Now that I am looking more into doing impressions (in this case a Marine Force Recon impression), and am slightly disappointed with the Pantac, only for the reason that it comes with an extra row of webbing. On the side it should only be 4 rows, whereas mine has 5. Not a HUGE deal, but after doing a bit of research into gear, it was enough to irk me a bit. Since then, I have been keeping my eye on Ebay for a reasonably priced EI CIRAS.

 

That being said, I am otherwise happy with my Pantac gears and have bought quite a bit of it. MAP, mag pouches, belt, drop leg, .45 cal pouches, etc. It has a quality that I am satisfied with, fulfills the roles and uses that I have it for, and doesn't make a huge hole in my wallet. That being said, once I have a career/steady paying job and have a little more disposable income than a college student (pretty sure disposable income and college can't be used in the same sentence), I will probably spend a little bit more to get more of the "name brand" stuff such as EI.

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1000D or 500D or even 330D is fine but that isn't what really matters. Chances are, the actual body of a plate carrier or chest rig will never tear in regular use. What matters is the thread being used for stitching and the workmanship. It doesn't matter if the PC is constructed out of 20 layers of 1000D if the shoulder straps rip out because a weak thread was used for stitching and the makers didn't bother to reinforce the stitching and bar tack when needed. That just scratches the surface of assessing gear quality.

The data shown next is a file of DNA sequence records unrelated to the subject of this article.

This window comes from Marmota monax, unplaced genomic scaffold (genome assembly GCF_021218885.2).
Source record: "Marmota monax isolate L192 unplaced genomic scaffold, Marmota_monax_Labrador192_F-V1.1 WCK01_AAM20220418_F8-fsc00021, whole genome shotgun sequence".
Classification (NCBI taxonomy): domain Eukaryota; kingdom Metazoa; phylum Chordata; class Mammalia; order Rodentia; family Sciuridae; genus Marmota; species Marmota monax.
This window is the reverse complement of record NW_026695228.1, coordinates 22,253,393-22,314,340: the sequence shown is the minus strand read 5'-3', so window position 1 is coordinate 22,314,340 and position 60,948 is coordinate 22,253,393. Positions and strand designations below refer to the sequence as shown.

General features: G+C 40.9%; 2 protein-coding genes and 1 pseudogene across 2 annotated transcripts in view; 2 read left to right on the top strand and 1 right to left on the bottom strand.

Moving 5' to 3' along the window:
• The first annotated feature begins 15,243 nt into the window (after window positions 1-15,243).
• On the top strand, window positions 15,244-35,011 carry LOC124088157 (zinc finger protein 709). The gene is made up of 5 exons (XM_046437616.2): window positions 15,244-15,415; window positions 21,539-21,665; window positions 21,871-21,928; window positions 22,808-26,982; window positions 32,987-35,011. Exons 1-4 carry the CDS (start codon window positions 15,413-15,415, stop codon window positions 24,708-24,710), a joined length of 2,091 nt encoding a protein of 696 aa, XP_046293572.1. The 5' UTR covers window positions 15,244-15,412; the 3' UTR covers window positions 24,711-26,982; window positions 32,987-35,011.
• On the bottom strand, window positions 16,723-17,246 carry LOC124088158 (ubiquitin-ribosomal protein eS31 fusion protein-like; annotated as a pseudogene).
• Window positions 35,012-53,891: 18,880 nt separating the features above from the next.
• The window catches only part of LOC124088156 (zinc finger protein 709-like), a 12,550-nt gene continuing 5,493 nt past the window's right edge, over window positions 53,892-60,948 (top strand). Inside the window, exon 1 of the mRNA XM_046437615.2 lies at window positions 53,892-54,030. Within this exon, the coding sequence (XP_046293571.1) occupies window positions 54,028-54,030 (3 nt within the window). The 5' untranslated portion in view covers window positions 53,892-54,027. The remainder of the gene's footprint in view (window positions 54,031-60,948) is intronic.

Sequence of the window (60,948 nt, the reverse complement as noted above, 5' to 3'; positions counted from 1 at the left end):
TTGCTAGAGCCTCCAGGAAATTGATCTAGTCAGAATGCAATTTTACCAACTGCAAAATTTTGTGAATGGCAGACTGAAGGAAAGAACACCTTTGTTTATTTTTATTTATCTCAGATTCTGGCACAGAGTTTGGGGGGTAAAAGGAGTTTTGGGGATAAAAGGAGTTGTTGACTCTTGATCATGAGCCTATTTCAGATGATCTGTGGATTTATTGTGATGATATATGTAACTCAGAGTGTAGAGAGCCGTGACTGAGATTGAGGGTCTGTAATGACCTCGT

Some non-USA brands do a pretty good job and some USA (I should say "USA") brands are pretty bad.

 

I buy my gear based on:

 

1.) how it fills in a capability my other gear is missing

2.) fit and function

3.) quality

4.) cost

5.) made in the USA

6.) looks

 

I do not do loadouts or impressions. I won't buy a piece of gear because it's issued or someone uses them. I buy and use my gear based on my own needs for carrying my airsoft equipment.

Edited by SecondWind

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<AT>shwell, Could you please elaborate? Also, I like how the Brokos allows you to "weave" the belt through and put open belt spots where you need it. It's also the most low profile belt I've ever seen.